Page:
There are matters that are pigeonholed as being relevant only to “the elderly,” and perhaps we should reassess these evaluations because we live in a PC society where sweeping statements are inappropriate and usually inaccurate. Estate planning is very interesting in this regard because it could seem as though it is indeed the realm of those who are of an advanced age. However, the reality is that people of all ages die each and every day. There are no guarantees, and if you’re going through life without an estate plan in place, you’re rolling the dice and the potential losers are the people that you love the most.
When you look at the matter logically, objectively and pragmatically, an estate plan becomes an absolute necessity as soon as you reach the point in your life when other people are depending on you. If you’re married, it is very likely that the quality of life that you and your spouse enjoy requires financial contributions from both of you. Should one of you pass away suddenly, that income void would be sorely felt, and in addition to the devastating loss of a loved one, you may well lose your home and other possessions. If you have children this scenario is even more profound.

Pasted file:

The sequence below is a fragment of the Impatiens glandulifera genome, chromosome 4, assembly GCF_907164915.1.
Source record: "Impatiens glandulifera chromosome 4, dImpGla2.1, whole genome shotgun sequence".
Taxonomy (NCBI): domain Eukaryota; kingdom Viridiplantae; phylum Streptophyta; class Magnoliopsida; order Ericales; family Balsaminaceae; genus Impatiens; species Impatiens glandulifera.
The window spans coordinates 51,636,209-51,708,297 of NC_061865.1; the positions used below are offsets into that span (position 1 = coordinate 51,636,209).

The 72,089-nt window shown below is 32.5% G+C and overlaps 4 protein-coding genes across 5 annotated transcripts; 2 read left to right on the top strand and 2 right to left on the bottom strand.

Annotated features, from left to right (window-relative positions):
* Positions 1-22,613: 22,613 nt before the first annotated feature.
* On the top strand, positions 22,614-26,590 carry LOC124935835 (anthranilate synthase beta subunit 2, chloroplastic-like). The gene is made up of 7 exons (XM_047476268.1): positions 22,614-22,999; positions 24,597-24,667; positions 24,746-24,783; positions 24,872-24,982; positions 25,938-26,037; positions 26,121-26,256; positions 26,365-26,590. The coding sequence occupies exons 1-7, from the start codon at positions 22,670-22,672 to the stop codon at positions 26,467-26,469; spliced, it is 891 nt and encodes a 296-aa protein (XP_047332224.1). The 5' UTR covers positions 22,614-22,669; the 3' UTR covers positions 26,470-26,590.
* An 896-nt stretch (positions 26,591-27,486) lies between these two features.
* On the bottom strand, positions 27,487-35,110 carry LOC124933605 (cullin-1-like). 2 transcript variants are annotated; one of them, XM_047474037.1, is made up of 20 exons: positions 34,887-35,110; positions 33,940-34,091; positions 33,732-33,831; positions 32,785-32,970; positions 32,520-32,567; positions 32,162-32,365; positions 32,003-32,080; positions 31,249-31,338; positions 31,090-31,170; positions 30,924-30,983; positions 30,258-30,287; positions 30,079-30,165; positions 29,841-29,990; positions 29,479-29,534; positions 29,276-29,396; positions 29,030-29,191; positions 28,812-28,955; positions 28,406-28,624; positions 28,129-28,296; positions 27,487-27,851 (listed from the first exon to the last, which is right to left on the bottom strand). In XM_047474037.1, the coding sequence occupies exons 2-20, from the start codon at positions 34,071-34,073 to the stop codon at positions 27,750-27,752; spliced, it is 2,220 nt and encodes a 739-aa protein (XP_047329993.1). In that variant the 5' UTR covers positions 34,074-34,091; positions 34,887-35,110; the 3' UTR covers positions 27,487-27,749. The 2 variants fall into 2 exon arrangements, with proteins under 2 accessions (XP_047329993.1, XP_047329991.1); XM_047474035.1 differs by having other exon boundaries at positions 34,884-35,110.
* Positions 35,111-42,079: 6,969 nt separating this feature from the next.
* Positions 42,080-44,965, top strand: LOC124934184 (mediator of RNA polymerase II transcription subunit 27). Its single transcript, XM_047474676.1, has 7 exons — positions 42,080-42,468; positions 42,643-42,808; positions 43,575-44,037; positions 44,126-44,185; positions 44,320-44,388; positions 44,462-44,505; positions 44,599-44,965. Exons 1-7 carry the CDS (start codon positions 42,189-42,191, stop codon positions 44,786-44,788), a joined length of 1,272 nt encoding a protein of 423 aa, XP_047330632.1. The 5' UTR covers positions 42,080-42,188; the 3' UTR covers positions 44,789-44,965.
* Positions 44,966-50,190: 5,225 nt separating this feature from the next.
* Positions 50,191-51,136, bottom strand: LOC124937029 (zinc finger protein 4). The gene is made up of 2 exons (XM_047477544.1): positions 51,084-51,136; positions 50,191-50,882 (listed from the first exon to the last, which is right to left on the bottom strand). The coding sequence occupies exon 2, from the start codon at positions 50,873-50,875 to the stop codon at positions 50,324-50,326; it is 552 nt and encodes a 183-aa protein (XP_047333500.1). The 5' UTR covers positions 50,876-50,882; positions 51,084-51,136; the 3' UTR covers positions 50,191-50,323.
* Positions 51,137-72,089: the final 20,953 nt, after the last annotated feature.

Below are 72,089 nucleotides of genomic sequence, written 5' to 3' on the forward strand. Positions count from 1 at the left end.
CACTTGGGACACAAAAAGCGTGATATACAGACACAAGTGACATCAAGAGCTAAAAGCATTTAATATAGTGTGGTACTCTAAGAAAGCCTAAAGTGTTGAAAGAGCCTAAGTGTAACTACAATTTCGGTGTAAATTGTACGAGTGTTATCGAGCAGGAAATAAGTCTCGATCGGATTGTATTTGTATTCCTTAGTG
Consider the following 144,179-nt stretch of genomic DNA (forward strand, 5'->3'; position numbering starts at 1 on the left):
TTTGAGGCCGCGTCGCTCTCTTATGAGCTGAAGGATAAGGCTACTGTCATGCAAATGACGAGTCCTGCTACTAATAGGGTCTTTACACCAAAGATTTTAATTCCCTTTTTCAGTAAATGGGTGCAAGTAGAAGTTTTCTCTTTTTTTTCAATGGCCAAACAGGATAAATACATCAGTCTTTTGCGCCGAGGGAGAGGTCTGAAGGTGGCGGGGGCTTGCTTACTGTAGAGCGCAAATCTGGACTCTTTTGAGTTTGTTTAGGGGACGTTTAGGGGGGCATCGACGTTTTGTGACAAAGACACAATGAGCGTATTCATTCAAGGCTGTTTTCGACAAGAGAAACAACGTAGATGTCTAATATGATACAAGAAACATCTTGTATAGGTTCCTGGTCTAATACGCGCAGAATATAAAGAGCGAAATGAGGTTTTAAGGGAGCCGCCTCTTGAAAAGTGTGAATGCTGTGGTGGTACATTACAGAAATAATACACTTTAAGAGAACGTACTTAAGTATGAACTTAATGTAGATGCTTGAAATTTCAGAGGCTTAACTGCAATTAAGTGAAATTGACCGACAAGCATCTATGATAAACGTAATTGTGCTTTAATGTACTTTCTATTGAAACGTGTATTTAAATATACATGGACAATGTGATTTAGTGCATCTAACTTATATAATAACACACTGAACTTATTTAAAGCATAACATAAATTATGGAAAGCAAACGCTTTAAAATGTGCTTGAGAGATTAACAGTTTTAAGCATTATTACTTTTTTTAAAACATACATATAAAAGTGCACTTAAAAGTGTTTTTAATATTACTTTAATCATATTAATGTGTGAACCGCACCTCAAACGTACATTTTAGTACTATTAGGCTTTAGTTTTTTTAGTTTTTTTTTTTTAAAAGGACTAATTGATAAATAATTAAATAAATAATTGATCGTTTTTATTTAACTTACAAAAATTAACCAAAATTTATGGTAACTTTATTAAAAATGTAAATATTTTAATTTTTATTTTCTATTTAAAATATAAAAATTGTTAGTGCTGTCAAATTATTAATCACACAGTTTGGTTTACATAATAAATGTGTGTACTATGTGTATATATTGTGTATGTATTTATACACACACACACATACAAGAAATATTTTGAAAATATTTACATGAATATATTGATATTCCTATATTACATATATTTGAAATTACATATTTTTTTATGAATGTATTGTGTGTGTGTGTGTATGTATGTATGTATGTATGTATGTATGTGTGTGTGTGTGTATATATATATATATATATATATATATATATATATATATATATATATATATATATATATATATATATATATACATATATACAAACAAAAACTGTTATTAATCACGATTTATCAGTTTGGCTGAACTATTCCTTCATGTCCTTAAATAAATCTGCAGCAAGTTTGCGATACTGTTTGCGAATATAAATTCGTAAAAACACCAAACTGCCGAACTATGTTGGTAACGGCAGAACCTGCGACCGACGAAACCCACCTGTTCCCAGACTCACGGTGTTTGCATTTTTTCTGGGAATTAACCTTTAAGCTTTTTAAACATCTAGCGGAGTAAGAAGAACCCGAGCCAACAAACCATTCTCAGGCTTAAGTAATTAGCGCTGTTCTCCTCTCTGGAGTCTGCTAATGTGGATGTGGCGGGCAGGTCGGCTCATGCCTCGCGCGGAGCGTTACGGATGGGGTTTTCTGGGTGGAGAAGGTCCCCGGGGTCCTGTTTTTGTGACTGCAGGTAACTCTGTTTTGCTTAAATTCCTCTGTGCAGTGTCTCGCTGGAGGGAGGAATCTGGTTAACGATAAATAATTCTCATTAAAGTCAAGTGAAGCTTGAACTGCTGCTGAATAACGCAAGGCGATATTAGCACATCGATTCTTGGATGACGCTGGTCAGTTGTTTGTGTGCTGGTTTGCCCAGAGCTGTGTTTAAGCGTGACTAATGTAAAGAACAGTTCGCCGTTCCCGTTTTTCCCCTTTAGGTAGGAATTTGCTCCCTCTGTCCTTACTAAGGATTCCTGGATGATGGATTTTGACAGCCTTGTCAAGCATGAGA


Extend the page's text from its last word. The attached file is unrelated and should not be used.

This is why it is so important to take the time to consult with an estate planning attorney as soon as you become a responsible, self-supporting adult. In addition to guiding you through the process of identifying your insurance needs, drawing up the appropriate vehicles of transfer, and assisting in the creation of advance health care directives, your lawyer can also provide you with a road map toward a comfortable retirement.
The point is that estate planning is relevant to people of all ages, and when you put it off you are putting the well-being of your family at risk.
Mr. Kraft assists clients primarily in the areas of estate planning and administration, Medicaid planning, federal and state taxation, real estate and corporate law, bringing the added perspective of an accounting background to his work.